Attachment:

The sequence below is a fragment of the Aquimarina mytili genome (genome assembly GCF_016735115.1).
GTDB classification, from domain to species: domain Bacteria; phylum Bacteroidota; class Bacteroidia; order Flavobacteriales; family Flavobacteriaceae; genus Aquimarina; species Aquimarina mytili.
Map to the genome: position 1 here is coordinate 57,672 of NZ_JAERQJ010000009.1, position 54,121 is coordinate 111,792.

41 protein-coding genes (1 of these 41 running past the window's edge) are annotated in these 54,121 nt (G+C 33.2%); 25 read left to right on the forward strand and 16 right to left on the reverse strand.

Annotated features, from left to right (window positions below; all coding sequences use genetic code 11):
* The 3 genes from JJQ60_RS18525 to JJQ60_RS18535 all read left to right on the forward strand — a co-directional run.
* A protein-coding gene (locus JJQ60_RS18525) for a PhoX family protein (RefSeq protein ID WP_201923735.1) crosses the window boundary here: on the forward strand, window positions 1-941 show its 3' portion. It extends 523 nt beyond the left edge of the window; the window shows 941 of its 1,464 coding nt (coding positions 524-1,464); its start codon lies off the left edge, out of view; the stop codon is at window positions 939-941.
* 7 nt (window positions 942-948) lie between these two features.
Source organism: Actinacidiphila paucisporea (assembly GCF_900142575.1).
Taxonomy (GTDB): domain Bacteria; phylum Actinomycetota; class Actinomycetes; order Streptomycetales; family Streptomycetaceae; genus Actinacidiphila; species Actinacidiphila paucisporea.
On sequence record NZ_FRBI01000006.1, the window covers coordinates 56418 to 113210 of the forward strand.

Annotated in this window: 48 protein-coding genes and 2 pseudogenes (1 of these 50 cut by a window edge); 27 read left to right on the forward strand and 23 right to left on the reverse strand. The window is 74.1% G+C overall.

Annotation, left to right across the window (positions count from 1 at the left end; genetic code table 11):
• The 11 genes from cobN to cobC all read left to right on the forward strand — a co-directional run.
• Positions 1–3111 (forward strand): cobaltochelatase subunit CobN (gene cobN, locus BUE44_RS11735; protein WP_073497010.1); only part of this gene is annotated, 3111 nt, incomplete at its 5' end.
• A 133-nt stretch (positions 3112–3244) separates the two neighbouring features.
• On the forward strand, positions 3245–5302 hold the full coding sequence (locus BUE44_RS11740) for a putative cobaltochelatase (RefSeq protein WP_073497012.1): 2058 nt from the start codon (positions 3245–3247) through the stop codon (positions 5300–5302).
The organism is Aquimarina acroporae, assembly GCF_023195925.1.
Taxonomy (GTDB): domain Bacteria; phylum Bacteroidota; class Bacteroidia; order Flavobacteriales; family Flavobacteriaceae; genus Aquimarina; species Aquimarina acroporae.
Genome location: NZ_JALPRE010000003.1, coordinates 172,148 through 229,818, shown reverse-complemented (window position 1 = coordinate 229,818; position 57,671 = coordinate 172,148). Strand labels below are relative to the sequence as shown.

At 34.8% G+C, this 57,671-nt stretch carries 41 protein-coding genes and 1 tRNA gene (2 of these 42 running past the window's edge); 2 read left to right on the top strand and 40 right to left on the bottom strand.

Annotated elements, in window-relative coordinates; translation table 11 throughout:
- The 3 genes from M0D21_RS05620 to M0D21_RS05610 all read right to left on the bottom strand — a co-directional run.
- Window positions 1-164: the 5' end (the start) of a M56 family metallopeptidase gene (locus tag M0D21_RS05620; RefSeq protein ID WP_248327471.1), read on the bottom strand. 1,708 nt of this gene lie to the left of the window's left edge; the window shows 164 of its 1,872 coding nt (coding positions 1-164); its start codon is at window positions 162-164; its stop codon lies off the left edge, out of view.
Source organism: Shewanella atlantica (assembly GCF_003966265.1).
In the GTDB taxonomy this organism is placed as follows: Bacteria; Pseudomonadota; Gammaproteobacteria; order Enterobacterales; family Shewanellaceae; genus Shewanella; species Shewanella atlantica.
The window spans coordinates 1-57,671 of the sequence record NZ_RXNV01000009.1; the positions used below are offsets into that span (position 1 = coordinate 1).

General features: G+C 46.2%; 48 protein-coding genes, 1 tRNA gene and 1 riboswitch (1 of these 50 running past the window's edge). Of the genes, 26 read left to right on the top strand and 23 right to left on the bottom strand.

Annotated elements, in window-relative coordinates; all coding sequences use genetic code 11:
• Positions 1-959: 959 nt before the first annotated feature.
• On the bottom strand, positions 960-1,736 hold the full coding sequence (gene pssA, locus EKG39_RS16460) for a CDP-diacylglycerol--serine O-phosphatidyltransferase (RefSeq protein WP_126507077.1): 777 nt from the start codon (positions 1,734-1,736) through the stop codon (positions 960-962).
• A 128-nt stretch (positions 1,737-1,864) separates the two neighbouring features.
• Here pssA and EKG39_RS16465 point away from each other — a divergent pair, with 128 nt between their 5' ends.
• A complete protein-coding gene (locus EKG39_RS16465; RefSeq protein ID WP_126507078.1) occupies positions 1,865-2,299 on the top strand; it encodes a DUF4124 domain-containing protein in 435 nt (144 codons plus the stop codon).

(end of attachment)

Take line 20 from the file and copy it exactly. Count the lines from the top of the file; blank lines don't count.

Genome location: NZ_JALPRE010000003.1, coordinates 172,148 through 229,818, shown reverse-complemented (window position 1 = coordinate 229,818; position 57,671 = coordinate 172,148). Strand labels below are relative to the sequence as shown.